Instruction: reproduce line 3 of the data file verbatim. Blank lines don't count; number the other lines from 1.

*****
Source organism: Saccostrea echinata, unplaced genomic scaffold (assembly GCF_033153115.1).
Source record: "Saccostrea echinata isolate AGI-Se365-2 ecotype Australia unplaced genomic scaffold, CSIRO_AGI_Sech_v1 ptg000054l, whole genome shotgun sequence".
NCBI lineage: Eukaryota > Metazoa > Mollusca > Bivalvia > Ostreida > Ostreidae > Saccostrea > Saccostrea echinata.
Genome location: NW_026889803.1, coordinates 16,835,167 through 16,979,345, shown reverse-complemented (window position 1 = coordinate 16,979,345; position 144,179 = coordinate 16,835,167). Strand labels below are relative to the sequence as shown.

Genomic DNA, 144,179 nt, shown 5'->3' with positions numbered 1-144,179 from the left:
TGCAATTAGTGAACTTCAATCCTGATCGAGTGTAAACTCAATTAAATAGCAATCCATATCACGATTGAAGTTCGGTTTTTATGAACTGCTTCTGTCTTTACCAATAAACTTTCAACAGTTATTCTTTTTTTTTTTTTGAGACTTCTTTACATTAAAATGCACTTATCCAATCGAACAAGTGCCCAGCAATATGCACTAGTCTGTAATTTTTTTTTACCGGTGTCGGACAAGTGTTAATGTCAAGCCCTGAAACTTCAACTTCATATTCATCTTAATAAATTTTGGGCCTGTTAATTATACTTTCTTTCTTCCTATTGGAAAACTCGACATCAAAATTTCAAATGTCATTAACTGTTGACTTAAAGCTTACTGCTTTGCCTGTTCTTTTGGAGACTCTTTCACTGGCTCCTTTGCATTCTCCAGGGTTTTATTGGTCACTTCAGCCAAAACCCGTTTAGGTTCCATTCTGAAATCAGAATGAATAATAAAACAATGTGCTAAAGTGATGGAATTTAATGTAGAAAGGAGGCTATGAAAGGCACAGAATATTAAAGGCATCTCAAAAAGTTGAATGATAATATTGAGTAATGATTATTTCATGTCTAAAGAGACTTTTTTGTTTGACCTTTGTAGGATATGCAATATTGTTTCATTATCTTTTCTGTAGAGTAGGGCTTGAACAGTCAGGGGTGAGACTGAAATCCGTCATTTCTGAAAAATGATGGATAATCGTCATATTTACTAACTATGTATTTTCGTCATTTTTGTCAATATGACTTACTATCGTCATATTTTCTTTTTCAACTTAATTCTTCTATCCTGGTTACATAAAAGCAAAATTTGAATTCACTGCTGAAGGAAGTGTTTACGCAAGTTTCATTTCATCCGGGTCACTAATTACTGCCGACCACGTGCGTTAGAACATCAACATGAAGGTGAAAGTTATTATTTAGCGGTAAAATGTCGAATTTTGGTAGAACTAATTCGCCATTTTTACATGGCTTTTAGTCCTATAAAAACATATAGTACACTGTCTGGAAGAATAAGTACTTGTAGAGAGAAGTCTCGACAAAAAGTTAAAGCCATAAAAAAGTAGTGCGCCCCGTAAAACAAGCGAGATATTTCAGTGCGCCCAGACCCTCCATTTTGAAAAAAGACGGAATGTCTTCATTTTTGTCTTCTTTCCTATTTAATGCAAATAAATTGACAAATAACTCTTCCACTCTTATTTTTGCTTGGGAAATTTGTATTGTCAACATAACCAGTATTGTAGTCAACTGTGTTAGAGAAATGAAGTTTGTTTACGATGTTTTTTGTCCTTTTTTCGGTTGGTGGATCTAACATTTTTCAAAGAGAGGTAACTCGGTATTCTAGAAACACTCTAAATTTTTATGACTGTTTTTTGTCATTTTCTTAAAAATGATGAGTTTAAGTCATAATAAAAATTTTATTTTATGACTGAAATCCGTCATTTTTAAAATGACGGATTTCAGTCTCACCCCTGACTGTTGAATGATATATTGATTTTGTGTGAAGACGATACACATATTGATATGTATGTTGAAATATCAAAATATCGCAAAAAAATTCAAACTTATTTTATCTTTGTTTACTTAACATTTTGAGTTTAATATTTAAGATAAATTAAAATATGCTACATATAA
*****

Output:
NCBI lineage: Eukaryota > Metazoa > Mollusca > Bivalvia > Ostreida > Ostreidae > Saccostrea > Saccostrea echinata.